Laurier House is a National Historic Site in Sandy Hill, a neighbourhood east of the University of Ottawa. It was home to two of our Prime Ministers, Wilfred Laurier and William Lyon MacKenzie King. It took part in Doors Open once again this year, though it is open to the public throughout the year. However, photographs inside are not permitted; more's the pity.
The house dates back to 1878, and was the residence for Laurier and his wife Zoe from 1897 until their deaths. It was willed to Mackenzie King, who left the house in his will to the nation upon his death. The house is managed by Parks Canada, and contains rooms decorated with personal items and furnishings from the residents, in the fashion of the time.
There are all sorts of unusual things to be found inside, including one of those pianos that plays itself, and a plaster casting of the hands and face of Abraham Lincoln, done in 1860. It's peculiar to look at that face all this time later. One of the staff explained that the casting is one of three copies in the world; another copy is in the Smithsonian, while the last is in a private collection in the United States.
The wraparound porch outside is an ideal place to sit for a spell. In their time, I imagine the Lauriers and Mackenzie King would have made good use of it.
I love the green and white awnings.ReplyDelete
Neat shots of this old house. I love looking around these places.ReplyDelete
Interesting fact about the Abraham Lincoln castings.ReplyDelete
That wrap around porch is fabulous. Would love to spend an afternoon or evening there.ReplyDelete
The porch looks very inviting to have a seat there.ReplyDelete
Especially on a day like the one we had here yesterday, William. Heck! You might have even just slept on the porch, too. :-)ReplyDelete
Seems to be a wonderful house with a rich history, but I think it's rather strange you can go in there with Open Doors, but it's not allowed to make photos ...ReplyDelete
It is always nice to learn something new and this post has a lot of interesting facts!ReplyDelete
Looks like a fine porch to sip iced tea on though.ReplyDelete
The porch looks like it could be a nice brasserie. I go crazy when photography isn't permitted. I can understand it for exhibitions of living artists but that's it...ReplyDelete
I love the wraparound porch. They don't build houses like they used to.ReplyDelete
the awnings and veranda make it look like it would be a great restaurant site!ReplyDelete
@Linda: so do I.ReplyDelete
@Denise: it's in a display case, but you're so close to it that you clearly see the details in the face.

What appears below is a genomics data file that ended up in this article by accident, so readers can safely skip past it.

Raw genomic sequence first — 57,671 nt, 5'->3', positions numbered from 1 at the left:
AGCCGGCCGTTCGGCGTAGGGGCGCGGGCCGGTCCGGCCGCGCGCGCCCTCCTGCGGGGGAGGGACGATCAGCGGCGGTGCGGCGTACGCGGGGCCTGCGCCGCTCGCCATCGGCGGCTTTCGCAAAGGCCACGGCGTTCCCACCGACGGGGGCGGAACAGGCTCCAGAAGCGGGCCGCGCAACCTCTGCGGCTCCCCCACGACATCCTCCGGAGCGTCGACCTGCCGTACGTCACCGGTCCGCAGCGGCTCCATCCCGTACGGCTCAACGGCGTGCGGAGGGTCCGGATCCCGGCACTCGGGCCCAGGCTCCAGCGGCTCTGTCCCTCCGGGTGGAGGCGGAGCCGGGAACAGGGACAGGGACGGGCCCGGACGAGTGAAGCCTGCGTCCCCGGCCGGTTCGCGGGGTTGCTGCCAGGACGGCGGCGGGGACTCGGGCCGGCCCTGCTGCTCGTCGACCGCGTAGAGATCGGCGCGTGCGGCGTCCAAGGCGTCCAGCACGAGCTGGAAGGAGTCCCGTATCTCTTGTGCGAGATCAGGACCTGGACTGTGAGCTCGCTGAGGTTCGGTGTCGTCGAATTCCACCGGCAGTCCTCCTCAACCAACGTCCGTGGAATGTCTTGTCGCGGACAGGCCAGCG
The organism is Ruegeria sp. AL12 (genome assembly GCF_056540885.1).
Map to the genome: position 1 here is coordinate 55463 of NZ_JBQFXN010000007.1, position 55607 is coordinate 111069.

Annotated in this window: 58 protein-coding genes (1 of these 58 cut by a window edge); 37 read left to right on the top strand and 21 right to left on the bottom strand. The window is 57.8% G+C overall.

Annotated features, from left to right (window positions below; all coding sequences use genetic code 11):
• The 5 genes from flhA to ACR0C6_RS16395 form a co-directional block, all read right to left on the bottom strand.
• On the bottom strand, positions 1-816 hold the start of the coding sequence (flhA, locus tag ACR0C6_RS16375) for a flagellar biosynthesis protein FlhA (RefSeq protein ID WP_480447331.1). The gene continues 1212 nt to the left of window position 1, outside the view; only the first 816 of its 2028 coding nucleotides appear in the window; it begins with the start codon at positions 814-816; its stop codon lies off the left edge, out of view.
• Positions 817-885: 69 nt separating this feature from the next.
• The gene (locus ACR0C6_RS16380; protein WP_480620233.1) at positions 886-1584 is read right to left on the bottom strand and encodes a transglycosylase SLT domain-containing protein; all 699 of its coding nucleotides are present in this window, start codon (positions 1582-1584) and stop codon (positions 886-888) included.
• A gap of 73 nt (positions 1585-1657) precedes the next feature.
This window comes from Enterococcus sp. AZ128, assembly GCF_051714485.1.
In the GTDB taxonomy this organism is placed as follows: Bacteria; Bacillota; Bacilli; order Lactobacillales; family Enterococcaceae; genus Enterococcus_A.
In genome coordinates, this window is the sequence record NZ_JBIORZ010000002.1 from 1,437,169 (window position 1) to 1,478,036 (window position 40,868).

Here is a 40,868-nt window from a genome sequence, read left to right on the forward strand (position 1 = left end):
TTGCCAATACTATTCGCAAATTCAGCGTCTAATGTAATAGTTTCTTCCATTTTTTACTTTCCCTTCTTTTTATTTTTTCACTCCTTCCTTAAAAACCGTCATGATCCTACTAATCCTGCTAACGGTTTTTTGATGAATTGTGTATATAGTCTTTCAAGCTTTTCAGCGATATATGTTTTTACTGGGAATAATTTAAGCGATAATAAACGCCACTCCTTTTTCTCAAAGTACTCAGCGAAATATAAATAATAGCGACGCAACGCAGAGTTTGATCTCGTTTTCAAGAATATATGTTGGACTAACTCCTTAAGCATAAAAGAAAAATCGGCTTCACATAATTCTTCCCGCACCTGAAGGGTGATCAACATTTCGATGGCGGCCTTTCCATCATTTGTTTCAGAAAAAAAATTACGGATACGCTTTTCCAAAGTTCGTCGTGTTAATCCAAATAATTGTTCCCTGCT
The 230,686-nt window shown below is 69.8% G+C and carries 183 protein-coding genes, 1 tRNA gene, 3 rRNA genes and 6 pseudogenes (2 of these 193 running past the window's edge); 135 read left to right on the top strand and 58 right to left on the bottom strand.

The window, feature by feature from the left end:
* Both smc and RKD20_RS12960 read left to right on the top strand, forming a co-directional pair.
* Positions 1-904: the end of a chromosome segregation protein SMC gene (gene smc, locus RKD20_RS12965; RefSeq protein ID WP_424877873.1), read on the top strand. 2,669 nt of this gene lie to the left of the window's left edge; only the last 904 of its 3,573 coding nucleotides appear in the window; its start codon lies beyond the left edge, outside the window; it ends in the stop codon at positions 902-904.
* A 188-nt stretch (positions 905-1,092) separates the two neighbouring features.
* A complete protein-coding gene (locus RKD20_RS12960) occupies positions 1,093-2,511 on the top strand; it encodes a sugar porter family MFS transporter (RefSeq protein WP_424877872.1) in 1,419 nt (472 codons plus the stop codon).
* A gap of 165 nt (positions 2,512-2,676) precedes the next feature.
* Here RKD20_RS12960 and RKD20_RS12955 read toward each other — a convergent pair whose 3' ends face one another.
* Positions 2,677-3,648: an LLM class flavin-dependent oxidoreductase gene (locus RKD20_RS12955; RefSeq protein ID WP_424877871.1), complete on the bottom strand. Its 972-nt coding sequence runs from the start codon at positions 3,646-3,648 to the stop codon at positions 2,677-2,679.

@Stuart: so would I!
@Bieb: someday I want a porch along these lines.
@Revrunner: hot days call for a good porch with awnings.
@Jan: well, it is the policy, unfortunately. Mackenzie King's library in particular would have drawn my camera.
@VP: thank you!
@Birdman: oh yes!
@Ciel: I wish they'd reverse that policy.
@Norma: they certainly don't.
@Tex: there are houses here that date from the era that have been converted into restaurants. I should photograph them.
I started commenting and poof it all disappeared---where?ReplyDelete
Anyway it is an interesting house. I like the wraparound porch and awnings. It certainly a pity one cannot photograph the indoors. I would like to see MORE!! MB
I've been having that same problem on Blogger, lately as well.Delete
Great post William.ReplyDelete
That porch looks very comfortable and would be a spot where I would spend time. Too bad no pictures were allowed inside because I can imagine it is beautiful.ReplyDelete
I like the building as shown on the first photo. Great architecture.ReplyDelete
The wraparound porch is nice. Though I'm wondering why Canada has a cast of Lincoln's face and hands.ReplyDelete
@MB: the house inside really is so lovely too!ReplyDelete
@Judy: it really is.
@Marleen: I'll have to photograph it in different seasons.
@Cheryl: I think it was presented as a gift years later to the Liberal Party here.
Beautiful old residence, love the porch William, or as we used to call them in Africa a verandah, keeps the house so cool in summer.ReplyDelete
What a beautiful and historic home. I love the huge porch. When I was growing up in Illinois, we used to have an old "player piano" and lots and lots of the player rolls of music to go with it. Gosh it was fun to listen to.ReplyDelete
Love that porch! I can imagine sitting out there for hours.ReplyDelete
It is a beautiful home. I enjoy visiting historic homes. This would be on my list if I get up to Ottawa. And . . . that porch! What a fine place to be lazy!ReplyDelete
It is a pity they don't allow photography inside.ReplyDelete
I saw one life mask for Lincoln at the Smithsonian but I think it was one done just weeks before his death. His face was very aged and deeply lined. It's interesting to know that one of the earlier ones is living in Canada.
The inside must be fabulous! I did not know that Canada possessed one of the Lincoln casts.ReplyDelete
@Grace: we do sometimes call them verandahs as well.ReplyDelete
@Sharon: the first time I went in and heard the piano, it was playing something from the swing genre. I wondered who was playing like that.
@RedPat: I defintitely want something like that in a future house.
@Jack: a nice place to spend four hours sitting on that porch.
@Kay: I was looking around the other day to verify details on this one- I saw that other mask. It's such a contrast between the two.
@Mari: it seems such an unlikely object for a place so filled with Canadian history.
I'd like to sit on that porch! Looks very pleasant.ReplyDelete
Happy Weekend, William.ReplyDelete
very gracious and civilizedReplyDelete
Ever have the urge to sneak a photo??!!ReplyDelete
Wish I had a porch like that! :-)ReplyDelete
@Linda: it's a wonderful place. I have to get up there sometime before summer's end.ReplyDelete
@Whisk: thank you.
@Jennifer: fortunately now they allow photography inside.
@Jose: it was quite an impressive porch.